Re: Why a mechanical shutter?

Discussion in 'Digital Photography' started by TheRealSteve, Sep 12, 2010.

  1. TheRealSteve

    TheRealSteve Guest

    On Sat, 11 Sep 2010 21:38:40 +0200, Alfred Molon
    <> wrote:

    >I understand that there are compact cameras with small sensors with
    >electronic shutters, so why you can't use electronic shutters with a
    >DSLR? Would allow extremely fast flash synch and would eliminate one
    >mechanical part making the camera cheaper and more reliable.


    Short answer is that a mechanical shutter allows for better light
    gathering performance for the same sensor size. More space on the
    sensor substrate can be allocated for larger light gathering pixels if
    you don't need to waste the space for the electronic shutter
    circuitry.

    Steve
    TheRealSteve, Sep 12, 2010
    #1
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  2. TheRealSteve

    TheRealSteve Guest

    On Sun, 12 Sep 2010 20:12:42 +0200, Alfred Molon
    <> wrote:

    >In article <>, TheRealSteve
    >says...
    >> Short answer is that a mechanical shutter allows for better light
    >> gathering performance for the same sensor size. More space on the
    >> sensor substrate can be allocated for larger light gathering pixels if
    >> you don't need to waste the space for the electronic shutter
    >> circuitry.

    >
    >Maybe that is not the reason. The same was claimed years ago here when
    >discussing live view sensors. But nowadays most sensors offer live view
    >and still have much better light gathering capability than years ago.


    I guess the answer is you don't get something for nothing. Live view,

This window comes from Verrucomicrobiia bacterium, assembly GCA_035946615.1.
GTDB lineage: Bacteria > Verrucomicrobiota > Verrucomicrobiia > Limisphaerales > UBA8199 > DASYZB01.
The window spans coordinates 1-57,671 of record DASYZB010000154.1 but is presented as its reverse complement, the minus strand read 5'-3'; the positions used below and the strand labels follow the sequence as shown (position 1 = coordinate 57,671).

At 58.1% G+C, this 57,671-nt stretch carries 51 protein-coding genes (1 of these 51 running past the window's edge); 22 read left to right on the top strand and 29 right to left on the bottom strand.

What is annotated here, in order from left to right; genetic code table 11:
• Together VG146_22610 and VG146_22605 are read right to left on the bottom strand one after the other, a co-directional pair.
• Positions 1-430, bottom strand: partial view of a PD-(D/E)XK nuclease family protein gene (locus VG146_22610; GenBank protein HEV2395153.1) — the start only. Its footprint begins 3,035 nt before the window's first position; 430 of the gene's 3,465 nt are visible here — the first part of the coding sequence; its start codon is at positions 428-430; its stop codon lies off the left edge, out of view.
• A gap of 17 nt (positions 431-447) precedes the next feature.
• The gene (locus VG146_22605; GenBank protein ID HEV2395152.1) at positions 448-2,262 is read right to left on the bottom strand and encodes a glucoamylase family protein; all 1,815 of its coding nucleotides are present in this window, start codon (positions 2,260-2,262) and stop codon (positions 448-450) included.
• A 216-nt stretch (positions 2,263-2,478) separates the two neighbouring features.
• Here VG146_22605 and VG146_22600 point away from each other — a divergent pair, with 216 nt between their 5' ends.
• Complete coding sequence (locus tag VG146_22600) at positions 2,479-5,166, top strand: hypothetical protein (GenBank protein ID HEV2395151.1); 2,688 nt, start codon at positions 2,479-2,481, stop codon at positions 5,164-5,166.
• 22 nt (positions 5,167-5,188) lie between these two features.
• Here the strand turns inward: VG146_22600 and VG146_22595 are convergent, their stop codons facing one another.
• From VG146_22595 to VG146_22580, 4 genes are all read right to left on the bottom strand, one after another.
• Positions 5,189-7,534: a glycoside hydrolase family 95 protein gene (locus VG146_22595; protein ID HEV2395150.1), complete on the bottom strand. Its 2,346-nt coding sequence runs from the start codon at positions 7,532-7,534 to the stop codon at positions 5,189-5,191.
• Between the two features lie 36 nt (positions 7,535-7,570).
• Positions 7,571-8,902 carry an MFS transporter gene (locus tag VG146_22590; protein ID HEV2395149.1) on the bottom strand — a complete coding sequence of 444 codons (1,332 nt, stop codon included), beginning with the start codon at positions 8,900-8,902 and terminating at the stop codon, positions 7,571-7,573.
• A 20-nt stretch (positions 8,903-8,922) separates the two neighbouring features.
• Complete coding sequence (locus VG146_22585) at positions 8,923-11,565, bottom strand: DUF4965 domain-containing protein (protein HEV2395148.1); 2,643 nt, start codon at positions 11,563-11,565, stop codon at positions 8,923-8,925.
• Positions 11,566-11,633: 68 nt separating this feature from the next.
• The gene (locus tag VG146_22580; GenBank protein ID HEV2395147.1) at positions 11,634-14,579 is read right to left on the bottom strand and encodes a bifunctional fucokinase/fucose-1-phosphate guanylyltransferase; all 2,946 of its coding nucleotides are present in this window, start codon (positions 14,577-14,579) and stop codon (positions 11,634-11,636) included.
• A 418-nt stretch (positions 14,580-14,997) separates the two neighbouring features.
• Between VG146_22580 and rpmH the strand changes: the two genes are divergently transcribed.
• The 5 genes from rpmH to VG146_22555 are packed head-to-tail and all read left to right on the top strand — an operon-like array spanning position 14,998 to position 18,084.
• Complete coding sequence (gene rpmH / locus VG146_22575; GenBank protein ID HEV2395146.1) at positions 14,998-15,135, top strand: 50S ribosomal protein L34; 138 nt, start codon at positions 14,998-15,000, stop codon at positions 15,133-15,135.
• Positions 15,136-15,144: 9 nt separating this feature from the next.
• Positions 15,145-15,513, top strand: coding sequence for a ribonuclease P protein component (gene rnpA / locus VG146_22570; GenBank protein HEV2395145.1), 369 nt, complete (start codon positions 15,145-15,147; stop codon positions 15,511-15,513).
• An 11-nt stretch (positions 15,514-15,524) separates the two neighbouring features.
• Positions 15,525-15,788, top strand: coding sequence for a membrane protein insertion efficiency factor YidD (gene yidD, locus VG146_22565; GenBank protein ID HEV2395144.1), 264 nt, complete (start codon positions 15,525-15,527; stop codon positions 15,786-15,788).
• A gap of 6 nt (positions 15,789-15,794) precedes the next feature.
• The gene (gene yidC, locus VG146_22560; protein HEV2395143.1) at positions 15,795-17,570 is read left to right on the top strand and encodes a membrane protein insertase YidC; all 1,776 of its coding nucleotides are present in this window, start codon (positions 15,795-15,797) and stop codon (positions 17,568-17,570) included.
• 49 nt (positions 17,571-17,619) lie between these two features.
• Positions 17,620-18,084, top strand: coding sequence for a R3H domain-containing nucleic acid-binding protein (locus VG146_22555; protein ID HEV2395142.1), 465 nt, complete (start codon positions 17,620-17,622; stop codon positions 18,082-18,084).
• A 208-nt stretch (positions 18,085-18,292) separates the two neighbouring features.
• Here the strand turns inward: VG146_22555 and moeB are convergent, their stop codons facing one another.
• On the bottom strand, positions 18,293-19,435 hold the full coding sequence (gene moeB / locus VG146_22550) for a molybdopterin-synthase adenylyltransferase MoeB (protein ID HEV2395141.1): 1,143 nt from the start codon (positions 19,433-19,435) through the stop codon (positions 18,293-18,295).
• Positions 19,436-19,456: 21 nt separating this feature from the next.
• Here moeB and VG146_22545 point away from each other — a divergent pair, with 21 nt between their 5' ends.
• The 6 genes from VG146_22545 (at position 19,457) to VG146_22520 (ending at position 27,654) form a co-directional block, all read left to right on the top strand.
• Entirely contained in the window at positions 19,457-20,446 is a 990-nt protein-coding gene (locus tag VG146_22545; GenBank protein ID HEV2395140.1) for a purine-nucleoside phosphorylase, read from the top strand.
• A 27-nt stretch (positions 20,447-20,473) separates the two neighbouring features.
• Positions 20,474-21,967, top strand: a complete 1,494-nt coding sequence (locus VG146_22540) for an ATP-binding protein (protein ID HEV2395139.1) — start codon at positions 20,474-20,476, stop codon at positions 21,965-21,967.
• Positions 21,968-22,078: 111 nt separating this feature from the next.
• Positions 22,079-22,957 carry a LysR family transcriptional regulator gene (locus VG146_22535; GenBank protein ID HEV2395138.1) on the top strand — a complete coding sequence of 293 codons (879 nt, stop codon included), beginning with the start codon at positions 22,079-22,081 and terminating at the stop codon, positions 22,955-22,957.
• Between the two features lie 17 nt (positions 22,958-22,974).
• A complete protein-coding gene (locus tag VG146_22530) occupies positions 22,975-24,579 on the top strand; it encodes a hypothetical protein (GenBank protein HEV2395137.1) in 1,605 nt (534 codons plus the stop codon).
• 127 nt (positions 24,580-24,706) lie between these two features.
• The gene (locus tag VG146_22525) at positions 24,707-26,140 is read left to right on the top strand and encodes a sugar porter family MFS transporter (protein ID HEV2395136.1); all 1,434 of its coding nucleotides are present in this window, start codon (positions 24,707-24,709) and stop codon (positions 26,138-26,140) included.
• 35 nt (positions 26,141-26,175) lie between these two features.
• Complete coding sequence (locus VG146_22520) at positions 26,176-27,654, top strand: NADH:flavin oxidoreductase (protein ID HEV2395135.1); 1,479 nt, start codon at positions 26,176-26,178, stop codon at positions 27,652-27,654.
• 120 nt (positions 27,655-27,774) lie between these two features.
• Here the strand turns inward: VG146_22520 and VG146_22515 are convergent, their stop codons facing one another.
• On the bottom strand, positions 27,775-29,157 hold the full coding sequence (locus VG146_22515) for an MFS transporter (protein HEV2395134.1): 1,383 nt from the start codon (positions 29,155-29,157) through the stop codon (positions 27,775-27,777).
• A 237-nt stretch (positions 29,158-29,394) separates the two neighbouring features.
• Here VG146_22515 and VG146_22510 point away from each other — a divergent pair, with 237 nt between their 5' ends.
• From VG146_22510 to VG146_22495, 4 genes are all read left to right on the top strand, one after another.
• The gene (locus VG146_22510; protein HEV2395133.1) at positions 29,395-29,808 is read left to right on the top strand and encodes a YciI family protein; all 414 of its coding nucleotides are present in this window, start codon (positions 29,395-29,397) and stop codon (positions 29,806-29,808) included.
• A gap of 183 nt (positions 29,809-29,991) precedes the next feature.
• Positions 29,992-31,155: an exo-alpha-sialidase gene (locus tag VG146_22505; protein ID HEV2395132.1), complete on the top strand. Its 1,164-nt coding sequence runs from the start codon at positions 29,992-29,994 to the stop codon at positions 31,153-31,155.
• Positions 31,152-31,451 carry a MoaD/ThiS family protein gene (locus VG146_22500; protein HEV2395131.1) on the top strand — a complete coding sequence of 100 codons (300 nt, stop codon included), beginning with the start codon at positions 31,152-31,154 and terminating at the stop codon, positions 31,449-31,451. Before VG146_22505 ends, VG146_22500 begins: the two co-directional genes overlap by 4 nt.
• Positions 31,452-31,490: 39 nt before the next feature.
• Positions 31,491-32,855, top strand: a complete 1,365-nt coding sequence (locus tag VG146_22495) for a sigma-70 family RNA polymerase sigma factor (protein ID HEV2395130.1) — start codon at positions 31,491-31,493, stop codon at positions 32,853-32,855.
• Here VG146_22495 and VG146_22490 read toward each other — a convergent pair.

electronic shutters need extra circuitry at the pixel that takes up
    space which could otherwise be used for light gathering. An
    equivalent sensor without that stuff would have better light gathering
    performance. But it's probably a small enough difference that
    manufacturers feel it's worth it so they don't get left behind on the
    marketing sheet.

    Microlenses can help make up for the extra circuitry, though they are
    not perfectly transparent and don't perform very well as pixel sizes
    get really tiny, like less than 2um. The microlens has to be more
    agressive the more it needs to compensate for less and less areas of
    the substrate devoted to light gathering. More agressive microlenses
    may degrade off-axis performance. So even if you can compensate for
    the total overall loss in light gathering due to more non-light
    gathering circuitry on the sensor, doing so can cost you in other
    areas.

    Also, in regard to your Ken Rockwell quote, he seems to have it
    backwards. It's CMOS sensors that make it easier to have electronic
    shutters, live view, etc. Because it's easier and much cheaper to put
    the extra circuitry on a CMOS sensor than a CCD sensor.
    TheRealSteve, Sep 13, 2010
    #2
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  3. Alfred Molon <> wrote:
    > In article <>, TheRealSteve


    >> Short answer is that a mechanical shutter allows for better light
    >> gathering performance for the same sensor size. More space on the
    >> sensor substrate can be allocated for larger light gathering pixels if
    >> you don't need to waste the space for the electronic shutter
    >> circuitry.


    > Maybe that is not the reason.


    That's an interesting statement. Please supply your own
    conspiracy theory here.

    > The same was claimed years ago here when
    > discussing live view sensors.


    Live view can be done --- and is done --- with a rolling shutter
    at slow speeds. The results are usable for live view, and for
    video within limitations. OK, completely static subjects would
    be fine, too.

    > But nowadays most sensors offer live view
    > and still have much better light gathering capability than years ago.


    Does that indicate that they would not have even better light
    gathering capabilities if they hadn't live view?

    -Wolfgang
    Wolfgang Weisselberg, Sep 15, 2010
    #3
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